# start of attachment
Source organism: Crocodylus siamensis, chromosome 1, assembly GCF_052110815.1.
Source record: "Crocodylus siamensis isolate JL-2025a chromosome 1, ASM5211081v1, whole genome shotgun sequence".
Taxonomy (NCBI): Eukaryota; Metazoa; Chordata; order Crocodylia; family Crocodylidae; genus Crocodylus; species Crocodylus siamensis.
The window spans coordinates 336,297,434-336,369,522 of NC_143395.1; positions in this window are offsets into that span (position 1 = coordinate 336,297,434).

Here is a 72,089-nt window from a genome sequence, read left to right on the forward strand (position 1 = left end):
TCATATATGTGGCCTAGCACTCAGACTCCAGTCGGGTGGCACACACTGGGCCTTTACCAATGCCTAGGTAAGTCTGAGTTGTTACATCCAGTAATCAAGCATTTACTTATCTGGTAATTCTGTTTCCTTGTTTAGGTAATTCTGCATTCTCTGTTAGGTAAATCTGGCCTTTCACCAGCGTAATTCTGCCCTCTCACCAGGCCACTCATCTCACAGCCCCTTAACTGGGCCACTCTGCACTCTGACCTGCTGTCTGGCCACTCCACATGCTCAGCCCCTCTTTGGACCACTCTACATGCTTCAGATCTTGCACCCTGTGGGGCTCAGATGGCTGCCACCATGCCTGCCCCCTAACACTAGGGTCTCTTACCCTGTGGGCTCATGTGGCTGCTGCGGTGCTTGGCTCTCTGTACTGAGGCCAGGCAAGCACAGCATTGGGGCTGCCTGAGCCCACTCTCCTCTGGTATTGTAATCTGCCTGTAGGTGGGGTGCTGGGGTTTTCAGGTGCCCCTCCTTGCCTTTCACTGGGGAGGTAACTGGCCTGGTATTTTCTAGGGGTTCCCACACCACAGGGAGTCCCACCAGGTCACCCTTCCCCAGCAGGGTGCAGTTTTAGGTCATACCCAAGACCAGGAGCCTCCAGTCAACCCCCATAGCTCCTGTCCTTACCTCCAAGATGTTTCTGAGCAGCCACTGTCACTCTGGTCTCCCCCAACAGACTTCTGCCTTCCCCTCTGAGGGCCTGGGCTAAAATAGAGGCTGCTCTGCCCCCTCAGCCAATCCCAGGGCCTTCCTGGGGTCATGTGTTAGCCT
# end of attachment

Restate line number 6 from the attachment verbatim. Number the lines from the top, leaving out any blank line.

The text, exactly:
TCATATATGTGGCCTAGCACTCAGACTCCAGTCGGGTGGCACACACTGGGCCTTTACCAATGCCTAGGTAAGTCTGAGTTGTTACATCCAGTAATCAAGCATTTACTTATCTGGTAATTCTGTTTCCTTGTTTAGGTAATTCTGCATTCTCTGTTAGGTAAATCTGGCCTTTCACCAGCGTAATTCTGCCCTCTCACCAGGCCACTCATCTCACAGCCCCTTAACTGGGCCACTCTGCACTCTGACCTGCTGTCTGGCCACTCCACATGCTCAGCCCCTCTTTGGACCACTCTACATGCTTCAGATCTTGCACCCTGTGGGGCTCAGATGGCTGCCACCATGCCTGCCCCCTAACACTAGGGTCTCTTACCCTGTGGGCTCATGTGGCTGCTGCGGTGCTTGGCTCTCTGTACTGAGGCCAGGCAAGCACAGCATTGGGGCTGCCTGAGCCCACTCTCCTCTGGTATTGTAATCTGCCTGTAGGTGGGGTGCTGGGGTTTTCAGGTGCCCCTCCTTGCCTTTCACTGGGGAGGTAACTGGCCTGGTATTTTCTAGGGGTTCCCACACCACAGGGAGTCCCACCAGGTCACCCTTCCCCAGCAGGGTGCAGTTTTAGGTCATACCCAAGACCAGGAGCCTCCAGTCAACCCCCATAGCTCCTGTCCTTACCTCCAAGATGTTTCTGAGCAGCCACTGTCACTCTGGTCTCCCCCAACAGACTTCTGCCTTCCCCTCTGAGGGCCTGGGCTAAAATAGAGGCTGCTCTGCCCCCTCAGCCAATCCCAGGGCCTTCCTGGGGTCATGTGTTAGCCT